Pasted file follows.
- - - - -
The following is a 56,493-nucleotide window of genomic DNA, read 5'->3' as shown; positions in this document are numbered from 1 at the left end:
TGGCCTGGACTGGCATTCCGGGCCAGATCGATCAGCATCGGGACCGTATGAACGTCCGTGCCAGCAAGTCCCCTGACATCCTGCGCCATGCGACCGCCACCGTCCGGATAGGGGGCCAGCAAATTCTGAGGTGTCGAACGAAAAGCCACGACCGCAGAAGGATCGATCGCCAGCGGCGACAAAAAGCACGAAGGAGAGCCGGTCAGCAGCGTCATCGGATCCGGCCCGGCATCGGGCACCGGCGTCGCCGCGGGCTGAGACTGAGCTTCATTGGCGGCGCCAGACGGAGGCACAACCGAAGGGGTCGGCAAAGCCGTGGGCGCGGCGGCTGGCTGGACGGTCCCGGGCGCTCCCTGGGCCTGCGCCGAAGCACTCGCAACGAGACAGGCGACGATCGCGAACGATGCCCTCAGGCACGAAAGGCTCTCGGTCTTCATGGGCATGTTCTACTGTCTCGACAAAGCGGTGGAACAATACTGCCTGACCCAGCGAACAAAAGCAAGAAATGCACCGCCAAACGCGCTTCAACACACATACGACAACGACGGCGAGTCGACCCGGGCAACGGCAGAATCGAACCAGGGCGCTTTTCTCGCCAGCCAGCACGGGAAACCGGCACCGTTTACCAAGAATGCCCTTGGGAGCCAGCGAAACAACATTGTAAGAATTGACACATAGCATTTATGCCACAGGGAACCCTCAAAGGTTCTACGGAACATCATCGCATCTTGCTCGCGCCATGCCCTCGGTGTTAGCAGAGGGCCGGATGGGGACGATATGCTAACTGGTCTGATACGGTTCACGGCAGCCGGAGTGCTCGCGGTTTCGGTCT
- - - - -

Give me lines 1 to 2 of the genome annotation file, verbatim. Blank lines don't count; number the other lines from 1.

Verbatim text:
The following is a 56,493-nucleotide window of genomic DNA, read 5'->3' as shown; positions in this document are numbered from 1 at the left end:
TGGCCTGGACTGGCATTCCGGGCCAGATCGATCAGCATCGGGACCGTATGAACGTCCGTGCCAGCAAGTCCCCTGACATCCTGCGCCATGCGACCGCCACCGTCCGGATAGGGGGCCAGCAAATTCTGAGGTGTCGAACGAAAAGCCACGACCGCAGAAGGATCGATCGCCAGCGGCGACAAAAAGCACGAAGGAGAGCCGGTCAGCAGCGTCATCGGATCCGGCCCGGCATCGGGCACCGGCGTCGCCGCGGGCTGAGACTGAGCTTCATTGGCGGCGCCAGACGGAGGCACAACCGAAGGGGTCGGCAAAGCCGTGGGCGCGGCGGCTGGCTGGACGGTCCCGGGCGCTCCCTGGGCCTGCGCCGAAGCACTCGCAACGAGACAGGCGACGATCGCGAACGATGCCCTCAGGCACGAAAGGCTCTCGGTCTTCATGGGCATGTTCTACTGTCTCGACAAAGCGGTGGAACAATACTGCCTGACCCAGCGAACAAAAGCAAGAAATGCACCGCCAAACGCGCTTCAACACACATACGACAACGACGGCGAGTCGACCCGGGCAACGGCAGAATCGAACCAGGGCGCTTTTCTCGCCAGCCAGCACGGGAAACCGGCACCGTTTACCAAGAATGCCCTTGGGAGCCAGCGAAACAACATTGTAAGAATTGACACATAGCATTTATGCCACAGGGAACCCTCAAAGGTTCTACGGAACATCATCGCATCTTGCTCGCGCCATGCCCTCGGTGTTAGCAGAGGGCCGGATGGGGACGATATGCTAACTGGTCTGATACGGTTCACGGCAGCCGGAGTGCTCGCGGTTTCGGTCT